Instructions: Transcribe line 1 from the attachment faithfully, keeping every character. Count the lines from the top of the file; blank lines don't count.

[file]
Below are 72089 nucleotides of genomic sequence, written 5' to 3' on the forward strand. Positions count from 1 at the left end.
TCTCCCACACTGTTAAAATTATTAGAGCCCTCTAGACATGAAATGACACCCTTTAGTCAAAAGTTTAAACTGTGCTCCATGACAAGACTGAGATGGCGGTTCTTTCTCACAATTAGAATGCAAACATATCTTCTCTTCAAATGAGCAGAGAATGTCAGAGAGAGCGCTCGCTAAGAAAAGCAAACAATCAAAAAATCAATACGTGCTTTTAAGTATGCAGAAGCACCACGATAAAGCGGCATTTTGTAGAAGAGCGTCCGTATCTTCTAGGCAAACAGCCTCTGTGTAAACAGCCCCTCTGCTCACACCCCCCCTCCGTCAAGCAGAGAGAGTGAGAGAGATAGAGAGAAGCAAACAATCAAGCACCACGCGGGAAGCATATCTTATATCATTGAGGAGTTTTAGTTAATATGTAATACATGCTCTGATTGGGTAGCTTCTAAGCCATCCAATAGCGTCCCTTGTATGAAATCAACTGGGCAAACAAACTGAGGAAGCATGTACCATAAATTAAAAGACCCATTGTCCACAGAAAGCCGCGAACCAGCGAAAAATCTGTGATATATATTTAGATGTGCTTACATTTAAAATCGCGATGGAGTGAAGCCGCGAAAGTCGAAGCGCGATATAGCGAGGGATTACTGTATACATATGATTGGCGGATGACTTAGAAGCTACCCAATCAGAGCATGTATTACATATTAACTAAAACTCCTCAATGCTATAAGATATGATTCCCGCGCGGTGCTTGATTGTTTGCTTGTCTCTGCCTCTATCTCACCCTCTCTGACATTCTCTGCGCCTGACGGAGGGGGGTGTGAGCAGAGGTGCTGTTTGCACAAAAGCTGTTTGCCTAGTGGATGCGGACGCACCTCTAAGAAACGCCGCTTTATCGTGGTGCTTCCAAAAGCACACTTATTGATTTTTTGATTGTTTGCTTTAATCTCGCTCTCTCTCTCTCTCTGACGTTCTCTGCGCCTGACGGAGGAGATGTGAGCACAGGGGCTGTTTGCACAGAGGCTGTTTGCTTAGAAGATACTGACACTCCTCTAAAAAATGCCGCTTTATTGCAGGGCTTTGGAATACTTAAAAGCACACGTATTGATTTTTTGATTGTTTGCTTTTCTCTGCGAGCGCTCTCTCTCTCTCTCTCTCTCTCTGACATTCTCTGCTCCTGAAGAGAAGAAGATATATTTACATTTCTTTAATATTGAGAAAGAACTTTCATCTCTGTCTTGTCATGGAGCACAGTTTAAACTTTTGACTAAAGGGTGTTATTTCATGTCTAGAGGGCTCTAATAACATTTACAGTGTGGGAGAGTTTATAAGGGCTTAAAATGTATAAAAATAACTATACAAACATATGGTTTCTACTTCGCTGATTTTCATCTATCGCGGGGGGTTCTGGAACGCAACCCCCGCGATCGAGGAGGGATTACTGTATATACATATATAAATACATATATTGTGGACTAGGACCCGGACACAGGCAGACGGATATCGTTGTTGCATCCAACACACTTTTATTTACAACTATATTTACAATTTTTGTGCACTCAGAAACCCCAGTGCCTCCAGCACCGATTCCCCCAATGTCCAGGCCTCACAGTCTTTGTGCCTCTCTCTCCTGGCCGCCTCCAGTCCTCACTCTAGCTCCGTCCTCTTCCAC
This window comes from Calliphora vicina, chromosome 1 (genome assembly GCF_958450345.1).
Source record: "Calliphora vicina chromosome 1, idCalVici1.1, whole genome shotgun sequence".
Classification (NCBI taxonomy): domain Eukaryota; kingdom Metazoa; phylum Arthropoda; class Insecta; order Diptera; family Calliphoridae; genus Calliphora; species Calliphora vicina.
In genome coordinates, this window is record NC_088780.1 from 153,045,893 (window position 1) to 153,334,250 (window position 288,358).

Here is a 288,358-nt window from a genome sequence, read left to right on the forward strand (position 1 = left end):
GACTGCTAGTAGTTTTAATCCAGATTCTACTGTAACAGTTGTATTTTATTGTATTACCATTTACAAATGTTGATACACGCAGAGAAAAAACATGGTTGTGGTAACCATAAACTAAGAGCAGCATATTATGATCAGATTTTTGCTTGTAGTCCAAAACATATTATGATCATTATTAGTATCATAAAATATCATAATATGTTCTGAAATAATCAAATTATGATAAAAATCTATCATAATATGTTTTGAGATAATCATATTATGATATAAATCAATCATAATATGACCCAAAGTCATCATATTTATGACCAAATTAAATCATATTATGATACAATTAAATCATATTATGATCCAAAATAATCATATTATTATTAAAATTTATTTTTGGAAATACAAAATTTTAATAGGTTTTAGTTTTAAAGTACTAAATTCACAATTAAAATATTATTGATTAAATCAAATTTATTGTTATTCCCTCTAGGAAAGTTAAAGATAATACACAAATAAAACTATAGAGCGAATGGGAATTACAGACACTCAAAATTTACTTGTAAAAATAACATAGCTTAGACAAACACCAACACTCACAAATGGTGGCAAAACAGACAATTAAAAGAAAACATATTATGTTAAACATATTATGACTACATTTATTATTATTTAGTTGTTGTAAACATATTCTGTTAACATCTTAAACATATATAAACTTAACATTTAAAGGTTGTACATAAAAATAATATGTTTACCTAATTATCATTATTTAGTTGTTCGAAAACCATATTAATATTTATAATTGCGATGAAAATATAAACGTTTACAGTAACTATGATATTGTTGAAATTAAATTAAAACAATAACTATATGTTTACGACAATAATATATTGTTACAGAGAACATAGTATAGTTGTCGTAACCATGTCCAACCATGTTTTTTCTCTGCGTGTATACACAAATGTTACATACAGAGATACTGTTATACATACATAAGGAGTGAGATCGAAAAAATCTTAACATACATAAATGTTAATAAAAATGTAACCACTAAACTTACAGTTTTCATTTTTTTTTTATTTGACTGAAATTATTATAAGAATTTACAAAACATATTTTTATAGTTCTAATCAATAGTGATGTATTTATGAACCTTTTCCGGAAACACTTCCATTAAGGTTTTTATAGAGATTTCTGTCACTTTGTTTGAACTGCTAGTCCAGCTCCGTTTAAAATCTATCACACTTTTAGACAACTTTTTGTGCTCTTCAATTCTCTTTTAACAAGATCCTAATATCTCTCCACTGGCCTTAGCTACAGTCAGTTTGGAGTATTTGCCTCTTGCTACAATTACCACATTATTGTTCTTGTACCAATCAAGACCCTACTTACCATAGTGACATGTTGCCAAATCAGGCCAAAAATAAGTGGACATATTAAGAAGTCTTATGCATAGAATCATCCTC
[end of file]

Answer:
Below are 72089 nucleotides of genomic sequence, written 5' to 3' on the forward strand. Positions count from 1 at the left end.